This research was a one-year project to investigate the linguistic representations of spatial concepts in English and Korean from a comparative, cognitive and contrastive approach. Adopting the grammaticalization framework, this work analyzed the diac ...
This research was a one-year project to investigate the linguistic representations of spatial concepts in English and Korean from a comparative, cognitive and contrastive approach. Adopting the grammaticalization framework, this work analyzed the diachronic development of each spatial adposition and their synchronic network, and examined some of the important hypotheses to see if they are well observed in these two typologically different languages.
In the final version of the research paper, various aspects of the spatial grams in English and Korea were compared. We paid special attention to the intra-systemic organization of spatial forms in each language with respect to a number of theoretical issues advanced in grammaticalization and cognitive semantics studies.
As for the grammaticalization hierarchy which supposedly is indicative of the likelihood of grammaticalization of a spatial gram, it has been illustrated that the hierarchy is largely well observed in English in terms of their use primacy. The hierarchy, however, is not observed in Korean, and there are inconsistencies as to the hierarchy conformity depending on the data sources. This is assumed to be largely due to the conflation of various spatial grams with the unmarked ？ey that can be used across categories. In order to find a conclusive answer we may have to analyze the uses of ？ey by semantic distinctions like ？at, in, on, to？ and combine each use frequency with the frequency of the representative postpositions used for that particular spatial concept, which shall be beyond the interest of limited space and thus the scope of this research.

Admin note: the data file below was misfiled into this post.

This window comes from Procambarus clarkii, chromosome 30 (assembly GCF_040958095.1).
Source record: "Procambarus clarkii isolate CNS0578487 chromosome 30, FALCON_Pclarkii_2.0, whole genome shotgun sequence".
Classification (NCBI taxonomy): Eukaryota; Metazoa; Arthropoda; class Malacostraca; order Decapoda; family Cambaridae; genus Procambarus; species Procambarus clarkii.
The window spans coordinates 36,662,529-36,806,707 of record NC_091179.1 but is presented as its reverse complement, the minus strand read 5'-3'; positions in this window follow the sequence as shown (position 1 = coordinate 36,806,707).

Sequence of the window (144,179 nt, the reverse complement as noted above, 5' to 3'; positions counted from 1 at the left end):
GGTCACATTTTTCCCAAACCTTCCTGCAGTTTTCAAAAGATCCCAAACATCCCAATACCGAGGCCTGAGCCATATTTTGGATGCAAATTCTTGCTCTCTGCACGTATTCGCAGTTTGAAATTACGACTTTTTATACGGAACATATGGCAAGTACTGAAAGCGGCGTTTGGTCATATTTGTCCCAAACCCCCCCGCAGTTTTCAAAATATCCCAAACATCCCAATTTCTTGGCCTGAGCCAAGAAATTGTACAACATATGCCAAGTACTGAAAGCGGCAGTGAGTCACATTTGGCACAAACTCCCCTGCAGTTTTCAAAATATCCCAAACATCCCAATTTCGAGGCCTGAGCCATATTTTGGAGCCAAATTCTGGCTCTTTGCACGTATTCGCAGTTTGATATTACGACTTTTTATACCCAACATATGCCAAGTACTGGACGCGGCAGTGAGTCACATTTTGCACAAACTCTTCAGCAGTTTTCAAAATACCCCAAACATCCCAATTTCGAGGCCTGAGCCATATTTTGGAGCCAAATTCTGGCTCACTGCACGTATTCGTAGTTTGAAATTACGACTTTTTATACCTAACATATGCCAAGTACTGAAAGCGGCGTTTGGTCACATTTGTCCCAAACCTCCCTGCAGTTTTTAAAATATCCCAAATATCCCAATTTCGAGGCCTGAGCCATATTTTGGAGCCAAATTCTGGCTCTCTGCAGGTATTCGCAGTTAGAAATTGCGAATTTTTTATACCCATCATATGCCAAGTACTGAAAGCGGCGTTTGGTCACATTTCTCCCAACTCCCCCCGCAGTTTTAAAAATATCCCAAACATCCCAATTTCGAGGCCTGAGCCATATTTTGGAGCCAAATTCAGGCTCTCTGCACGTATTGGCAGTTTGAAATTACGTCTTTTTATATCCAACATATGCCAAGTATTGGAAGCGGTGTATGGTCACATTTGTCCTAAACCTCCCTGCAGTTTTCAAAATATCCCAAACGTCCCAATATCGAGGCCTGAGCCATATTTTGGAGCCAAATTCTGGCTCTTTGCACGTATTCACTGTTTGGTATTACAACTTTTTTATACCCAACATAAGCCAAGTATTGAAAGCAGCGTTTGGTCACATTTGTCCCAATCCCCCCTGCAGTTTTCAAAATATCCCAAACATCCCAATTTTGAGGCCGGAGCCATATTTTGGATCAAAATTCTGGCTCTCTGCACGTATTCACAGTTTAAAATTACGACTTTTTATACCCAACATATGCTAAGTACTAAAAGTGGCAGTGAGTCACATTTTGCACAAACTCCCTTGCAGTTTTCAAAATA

As for the layering phenomenon in English, we noted that there are two different layers: one layer is composed of the primary, older, shorter prepositions, and the other layer is composed of the secondary, newer, longer prepositions. On the other hand, the two different layers in Korean are based on a different distinction: one layer is composed of the putatively older, native Korean postpositions, and the other layer is composed of the putatively newer, Sino-Korean postpositions.
As for functional specialization in English, the primary prepositions usually mark spatial, temporal, and other abstract conceptual entities. And the secondary prepositions almost always mark spatial entities. On the other hand, in Korean, the native Korean postpositions mostly mark the spatial entities, and Sino-Korean postpositions mostly mark temporal and other abstract conceptual entities. This peculiarity suggests that the historical depth of grammaticalization does not necessarily go with the degree of semantic change.
Finally, as for markedness, considering the multiplicity of spatial terms in the organization of spatial concepts according to markedness as suggested by Levinson, the markedness seems to be meaningful both in English and Korean with respect to either multiplicity of forms or the relative token frequencies in holistic terms.